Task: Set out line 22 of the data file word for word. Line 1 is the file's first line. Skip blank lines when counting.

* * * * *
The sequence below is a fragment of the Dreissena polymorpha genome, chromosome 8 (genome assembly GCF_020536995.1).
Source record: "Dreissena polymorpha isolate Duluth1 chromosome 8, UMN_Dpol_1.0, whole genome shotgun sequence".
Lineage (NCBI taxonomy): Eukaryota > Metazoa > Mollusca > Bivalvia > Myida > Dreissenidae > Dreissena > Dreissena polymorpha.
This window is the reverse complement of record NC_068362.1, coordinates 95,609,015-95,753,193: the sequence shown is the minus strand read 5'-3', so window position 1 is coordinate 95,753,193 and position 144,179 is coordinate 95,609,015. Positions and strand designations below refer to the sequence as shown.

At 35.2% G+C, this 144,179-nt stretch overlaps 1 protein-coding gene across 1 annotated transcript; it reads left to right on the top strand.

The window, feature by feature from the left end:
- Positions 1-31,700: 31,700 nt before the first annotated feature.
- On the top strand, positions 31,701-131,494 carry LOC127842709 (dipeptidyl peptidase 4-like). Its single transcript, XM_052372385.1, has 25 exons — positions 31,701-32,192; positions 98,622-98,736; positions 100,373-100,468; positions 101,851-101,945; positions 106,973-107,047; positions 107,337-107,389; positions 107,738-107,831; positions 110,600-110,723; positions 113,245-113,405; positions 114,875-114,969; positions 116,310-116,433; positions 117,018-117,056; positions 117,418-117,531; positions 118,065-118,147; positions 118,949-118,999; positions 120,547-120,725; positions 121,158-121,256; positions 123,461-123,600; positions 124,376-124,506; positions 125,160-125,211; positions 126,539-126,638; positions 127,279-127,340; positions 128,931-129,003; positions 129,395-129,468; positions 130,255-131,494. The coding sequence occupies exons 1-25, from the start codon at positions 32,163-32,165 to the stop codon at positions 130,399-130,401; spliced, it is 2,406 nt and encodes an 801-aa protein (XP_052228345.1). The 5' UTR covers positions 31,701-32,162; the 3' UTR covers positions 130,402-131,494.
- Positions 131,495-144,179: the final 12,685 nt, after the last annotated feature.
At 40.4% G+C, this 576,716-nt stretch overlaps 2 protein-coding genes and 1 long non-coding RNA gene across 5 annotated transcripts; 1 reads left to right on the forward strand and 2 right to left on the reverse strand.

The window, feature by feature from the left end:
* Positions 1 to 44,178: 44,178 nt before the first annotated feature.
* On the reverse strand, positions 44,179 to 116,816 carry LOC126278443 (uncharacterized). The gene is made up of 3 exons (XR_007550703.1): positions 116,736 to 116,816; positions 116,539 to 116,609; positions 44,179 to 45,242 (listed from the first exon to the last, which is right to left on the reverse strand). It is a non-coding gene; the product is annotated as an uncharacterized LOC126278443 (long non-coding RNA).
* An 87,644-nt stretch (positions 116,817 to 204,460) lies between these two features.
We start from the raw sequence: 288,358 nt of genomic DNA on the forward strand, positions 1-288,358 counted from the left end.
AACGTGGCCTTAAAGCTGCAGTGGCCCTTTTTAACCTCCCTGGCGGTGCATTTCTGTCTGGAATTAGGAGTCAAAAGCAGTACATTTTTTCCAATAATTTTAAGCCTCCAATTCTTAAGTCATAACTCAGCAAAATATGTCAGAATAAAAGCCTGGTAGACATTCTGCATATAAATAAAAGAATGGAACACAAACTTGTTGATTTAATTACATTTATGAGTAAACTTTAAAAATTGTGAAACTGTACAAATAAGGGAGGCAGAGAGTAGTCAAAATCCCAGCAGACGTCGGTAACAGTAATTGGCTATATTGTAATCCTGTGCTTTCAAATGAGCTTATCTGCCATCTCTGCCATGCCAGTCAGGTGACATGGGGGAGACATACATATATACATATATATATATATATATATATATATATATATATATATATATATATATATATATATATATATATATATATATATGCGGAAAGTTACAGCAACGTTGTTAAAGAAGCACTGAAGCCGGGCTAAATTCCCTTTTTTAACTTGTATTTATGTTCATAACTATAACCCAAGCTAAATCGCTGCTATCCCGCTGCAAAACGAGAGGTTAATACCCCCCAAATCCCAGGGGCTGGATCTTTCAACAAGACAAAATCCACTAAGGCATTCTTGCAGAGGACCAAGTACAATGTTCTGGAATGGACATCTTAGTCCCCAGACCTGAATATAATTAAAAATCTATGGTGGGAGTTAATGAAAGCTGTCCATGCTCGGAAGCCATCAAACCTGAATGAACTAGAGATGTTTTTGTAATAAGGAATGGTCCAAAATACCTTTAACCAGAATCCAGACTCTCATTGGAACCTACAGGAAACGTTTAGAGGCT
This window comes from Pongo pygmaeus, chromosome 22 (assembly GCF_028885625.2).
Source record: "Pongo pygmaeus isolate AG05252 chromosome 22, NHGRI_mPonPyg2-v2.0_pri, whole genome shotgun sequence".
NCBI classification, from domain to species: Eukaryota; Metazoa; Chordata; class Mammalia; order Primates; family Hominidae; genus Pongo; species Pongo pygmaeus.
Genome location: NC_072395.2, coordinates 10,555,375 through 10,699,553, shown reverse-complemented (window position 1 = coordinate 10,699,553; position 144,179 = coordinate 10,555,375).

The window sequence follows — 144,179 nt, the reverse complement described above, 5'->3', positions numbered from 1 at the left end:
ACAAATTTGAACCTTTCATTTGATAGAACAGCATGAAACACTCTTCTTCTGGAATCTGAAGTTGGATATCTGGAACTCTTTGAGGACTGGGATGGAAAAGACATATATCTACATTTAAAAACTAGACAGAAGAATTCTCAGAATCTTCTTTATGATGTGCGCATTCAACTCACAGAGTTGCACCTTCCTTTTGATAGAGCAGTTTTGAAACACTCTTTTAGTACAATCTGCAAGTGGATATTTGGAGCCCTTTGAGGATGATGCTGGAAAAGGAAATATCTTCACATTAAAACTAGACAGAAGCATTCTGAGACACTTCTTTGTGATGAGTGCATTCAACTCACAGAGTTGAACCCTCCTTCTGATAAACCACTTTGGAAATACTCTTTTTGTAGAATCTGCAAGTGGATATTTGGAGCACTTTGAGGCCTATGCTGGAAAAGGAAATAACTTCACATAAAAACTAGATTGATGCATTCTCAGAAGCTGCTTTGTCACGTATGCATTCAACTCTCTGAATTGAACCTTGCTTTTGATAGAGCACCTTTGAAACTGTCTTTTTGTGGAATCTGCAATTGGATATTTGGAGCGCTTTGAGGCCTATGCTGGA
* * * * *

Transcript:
ACAAATTTGAACCTTTCATTTGATAGAACAGCATGAAACACTCTTCTTCTGGAATCTGAAGTTGGATATCTGGAACTCTTTGAGGACTGGGATGGAAAAGACATATATCTACATTTAAAAACTAGACAGAAGAATTCTCAGAATCTTCTTTATGATGTGCGCATTCAACTCACAGAGTTGCACCTTCCTTTTGATAGAGCAGTTTTGAAACACTCTTTTAGTACAATCTGCAAGTGGATATTTGGAGCCCTTTGAGGATGATGCTGGAAAAGGAAATATCTTCACATTAAAACTAGACAGAAGCATTCTGAGACACTTCTTTGTGATGAGTGCATTCAACTCACAGAGTTGAACCCTCCTTCTGATAAACCACTTTGGAAATACTCTTTTTGTAGAATCTGCAAGTGGATATTTGGAGCACTTTGAGGCCTATGCTGGAAAAGGAAATAACTTCACATAAAAACTAGATTGATGCATTCTCAGAAGCTGCTTTGTCACGTATGCATTCAACTCTCTGAATTGAACCTTGCTTTTGATAGAGCACCTTTGAAACTGTCTTTTTGTGGAATCTGCAATTGGATATTTGGAGCGCTTTGAGGCCTATGCTGGA